WTO members participating in the “structured discussions on trade and environmental sustainability” convened their second meeting of 2021 from 26-28 May.
In early May, the TESSD coordinators circulated a workplan, which refers to the objective of having a ministerial statement in time for the Twelfth Ministerial Conference.
This ministerial statement would stress the importance of dedicated work on trade and environment issues and set out the road ahead after MC12 concludes.
The 26-28 May meeting also addressed environmental goods and services, “greening” Aid for Trade, fossil fuel subsidy reform, border carbon adjustments, and “green” trade.
The group of World Trade Organization (WTO) members undertaking “structured discussions on trade and environmental sustainability” (TESSD) is moving ahead on its efforts to determine what its work may cover and how – including what they could include in a ministerial statement ahead of the Organization’s highest-level meeting in December.
Their 26-28 May gathering was their second meeting in 2021, with participating members organizing their discussions around a set of topics. These covered environmental goods and services, “greening” Aid for Trade, fossil fuel subsidy reform, border carbon adjustments, and “green” trade.
Going into the meeting, the TESSD coordinators circulated a workplan in early May to help structure the work in the lead-up to the WTO’s Twelfth Ministerial Conference (MC12), which is now only six months away. The event is set for 30 November – 3 December 2021, in Geneva, Switzerland.
That workplan, according to a version seen by the SDG Knowledge Hub, refers to the objective of having a ministerial statement in time for MC12, one which would stress both the importance of dedicated work on trade and environment issues and set out the road ahead after the December ministerial concludes. Its document number is INF/TE/SSD/W/11, though access is currently restricted.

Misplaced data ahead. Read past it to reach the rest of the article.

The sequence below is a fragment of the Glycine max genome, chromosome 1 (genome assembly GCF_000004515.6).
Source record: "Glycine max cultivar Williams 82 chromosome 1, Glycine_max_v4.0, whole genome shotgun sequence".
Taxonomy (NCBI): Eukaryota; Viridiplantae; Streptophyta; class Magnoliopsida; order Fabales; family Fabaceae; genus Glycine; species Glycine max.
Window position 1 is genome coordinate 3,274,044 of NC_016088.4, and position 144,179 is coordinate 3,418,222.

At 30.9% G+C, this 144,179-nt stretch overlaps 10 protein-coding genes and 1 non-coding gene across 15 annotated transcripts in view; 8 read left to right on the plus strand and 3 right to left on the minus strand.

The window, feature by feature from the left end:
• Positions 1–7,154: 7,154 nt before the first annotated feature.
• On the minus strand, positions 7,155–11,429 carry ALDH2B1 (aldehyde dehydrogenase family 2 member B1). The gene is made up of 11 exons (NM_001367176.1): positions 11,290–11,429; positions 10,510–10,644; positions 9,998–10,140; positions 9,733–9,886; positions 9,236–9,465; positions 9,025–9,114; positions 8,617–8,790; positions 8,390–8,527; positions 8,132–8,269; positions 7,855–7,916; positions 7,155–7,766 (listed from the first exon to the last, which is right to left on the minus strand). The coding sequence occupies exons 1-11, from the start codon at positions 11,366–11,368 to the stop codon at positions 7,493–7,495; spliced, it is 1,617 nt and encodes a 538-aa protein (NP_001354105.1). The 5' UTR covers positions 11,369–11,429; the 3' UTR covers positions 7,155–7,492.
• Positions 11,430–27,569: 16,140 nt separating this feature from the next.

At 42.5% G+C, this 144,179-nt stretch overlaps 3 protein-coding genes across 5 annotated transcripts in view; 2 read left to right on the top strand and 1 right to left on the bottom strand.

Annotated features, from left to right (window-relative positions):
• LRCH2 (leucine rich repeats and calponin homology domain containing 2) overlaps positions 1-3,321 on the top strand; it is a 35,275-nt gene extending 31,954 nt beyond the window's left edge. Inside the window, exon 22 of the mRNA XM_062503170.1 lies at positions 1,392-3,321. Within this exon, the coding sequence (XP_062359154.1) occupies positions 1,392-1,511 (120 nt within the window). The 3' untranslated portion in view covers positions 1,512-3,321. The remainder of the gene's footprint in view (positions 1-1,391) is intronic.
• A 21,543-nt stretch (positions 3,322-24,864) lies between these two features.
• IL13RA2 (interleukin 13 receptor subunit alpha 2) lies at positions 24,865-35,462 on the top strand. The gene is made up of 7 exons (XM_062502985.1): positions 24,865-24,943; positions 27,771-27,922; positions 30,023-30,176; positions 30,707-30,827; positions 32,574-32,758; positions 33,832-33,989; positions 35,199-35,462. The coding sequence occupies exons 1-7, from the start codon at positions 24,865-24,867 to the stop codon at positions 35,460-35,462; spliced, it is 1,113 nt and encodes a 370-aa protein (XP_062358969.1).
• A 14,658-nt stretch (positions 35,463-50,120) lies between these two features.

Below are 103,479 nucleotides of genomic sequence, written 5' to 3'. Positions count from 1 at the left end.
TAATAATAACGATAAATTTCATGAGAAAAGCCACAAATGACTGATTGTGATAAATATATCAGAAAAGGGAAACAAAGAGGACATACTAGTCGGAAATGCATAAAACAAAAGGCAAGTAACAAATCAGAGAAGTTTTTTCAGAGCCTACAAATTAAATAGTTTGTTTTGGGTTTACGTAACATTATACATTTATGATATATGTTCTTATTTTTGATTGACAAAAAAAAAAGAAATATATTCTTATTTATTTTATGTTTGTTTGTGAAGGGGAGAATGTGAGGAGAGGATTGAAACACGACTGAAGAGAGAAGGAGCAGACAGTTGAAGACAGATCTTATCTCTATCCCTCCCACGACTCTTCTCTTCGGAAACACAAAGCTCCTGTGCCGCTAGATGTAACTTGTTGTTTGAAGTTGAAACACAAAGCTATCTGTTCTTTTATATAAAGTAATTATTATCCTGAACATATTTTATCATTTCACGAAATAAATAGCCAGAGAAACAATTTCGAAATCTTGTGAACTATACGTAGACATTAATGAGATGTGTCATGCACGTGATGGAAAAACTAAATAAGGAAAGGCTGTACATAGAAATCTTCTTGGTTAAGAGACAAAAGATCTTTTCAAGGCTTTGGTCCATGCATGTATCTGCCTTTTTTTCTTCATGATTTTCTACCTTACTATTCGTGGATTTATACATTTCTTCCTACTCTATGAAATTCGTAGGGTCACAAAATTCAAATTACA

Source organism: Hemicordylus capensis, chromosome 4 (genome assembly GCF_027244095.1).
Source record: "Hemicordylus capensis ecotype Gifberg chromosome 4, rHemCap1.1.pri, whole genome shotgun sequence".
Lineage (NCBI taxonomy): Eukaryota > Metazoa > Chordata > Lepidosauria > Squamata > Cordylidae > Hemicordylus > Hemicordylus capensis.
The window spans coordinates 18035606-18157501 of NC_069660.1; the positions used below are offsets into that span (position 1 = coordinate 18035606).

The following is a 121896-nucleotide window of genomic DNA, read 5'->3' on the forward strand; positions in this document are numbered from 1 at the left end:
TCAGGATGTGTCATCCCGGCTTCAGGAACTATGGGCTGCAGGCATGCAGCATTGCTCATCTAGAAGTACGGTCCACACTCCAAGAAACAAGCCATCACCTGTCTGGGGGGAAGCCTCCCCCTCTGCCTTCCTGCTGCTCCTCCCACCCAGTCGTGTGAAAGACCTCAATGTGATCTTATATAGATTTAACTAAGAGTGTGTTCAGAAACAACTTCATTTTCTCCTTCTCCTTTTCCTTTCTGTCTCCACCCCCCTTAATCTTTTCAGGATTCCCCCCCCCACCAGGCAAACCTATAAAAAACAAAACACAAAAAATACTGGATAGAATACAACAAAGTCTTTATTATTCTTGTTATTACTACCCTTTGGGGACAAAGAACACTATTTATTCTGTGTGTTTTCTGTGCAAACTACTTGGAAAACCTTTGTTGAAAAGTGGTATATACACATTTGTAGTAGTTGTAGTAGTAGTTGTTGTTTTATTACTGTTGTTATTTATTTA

Participating members also noted that there is a wealth of activity underway on trade and environment issues across the WTO membership, including initiatives on plastic pollution and fossil fuel subsidy reform, and that these efforts should be treated as “complementary” and that the work should be “coherent” – without being prescriptive over who should support which initiative.
As with the March meeting of the TESSD, a few select institutions were invited to make interventions at the 26-28 May discussions, including representatives from think tanks, intergovernmental bodies, business associations, and civil society groups. They were invited to participate during the first two days, with the final day open to WTO members only. Participation of external stakeholders remains on an invitation-only basis, and whether the modalities of their participation will remain the same or may be updated as the TESSD evolves is still under discussion.
Environmental goods and services
In their submissions earlier this year on priority items for the TESSD, several participating WTO members had referred to the liberalization of environmental goods and services – along with related topics such as non-tariff barriers and trade facilitation – as an area of interest.